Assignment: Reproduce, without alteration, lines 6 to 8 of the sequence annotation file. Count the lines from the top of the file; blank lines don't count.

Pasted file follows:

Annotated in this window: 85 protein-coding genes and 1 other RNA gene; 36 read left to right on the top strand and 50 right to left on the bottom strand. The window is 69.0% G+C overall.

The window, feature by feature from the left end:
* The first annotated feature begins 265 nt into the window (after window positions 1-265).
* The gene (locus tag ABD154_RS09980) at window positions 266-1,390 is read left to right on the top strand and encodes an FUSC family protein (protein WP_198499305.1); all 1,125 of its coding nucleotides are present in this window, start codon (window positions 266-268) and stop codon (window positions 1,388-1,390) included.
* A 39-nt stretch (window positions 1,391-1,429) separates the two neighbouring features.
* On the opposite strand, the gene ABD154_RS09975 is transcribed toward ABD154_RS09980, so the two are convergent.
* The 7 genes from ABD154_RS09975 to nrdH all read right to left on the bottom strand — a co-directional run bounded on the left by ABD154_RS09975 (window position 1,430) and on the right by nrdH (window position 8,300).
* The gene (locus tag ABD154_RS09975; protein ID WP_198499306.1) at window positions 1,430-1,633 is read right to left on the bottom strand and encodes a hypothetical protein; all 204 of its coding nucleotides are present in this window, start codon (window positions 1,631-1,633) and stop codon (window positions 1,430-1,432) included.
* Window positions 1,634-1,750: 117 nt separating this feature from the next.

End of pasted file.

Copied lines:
* On the opposite strand, the gene ABD154_RS09975 is transcribed toward ABD154_RS09980, so the two are convergent.
* The 7 genes from ABD154_RS09975 to nrdH all read right to left on the bottom strand — a co-directional run bounded on the left by ABD154_RS09975 (window position 1,430) and on the right by nrdH (window position 8,300).
* The gene (locus tag ABD154_RS09975; protein ID WP_198499306.1) at window positions 1,430-1,633 is read right to left on the bottom strand and encodes a hypothetical protein; all 204 of its coding nucleotides are present in this window, start codon (window positions 1,631-1,633) and stop codon (window positions 1,430-1,432) included.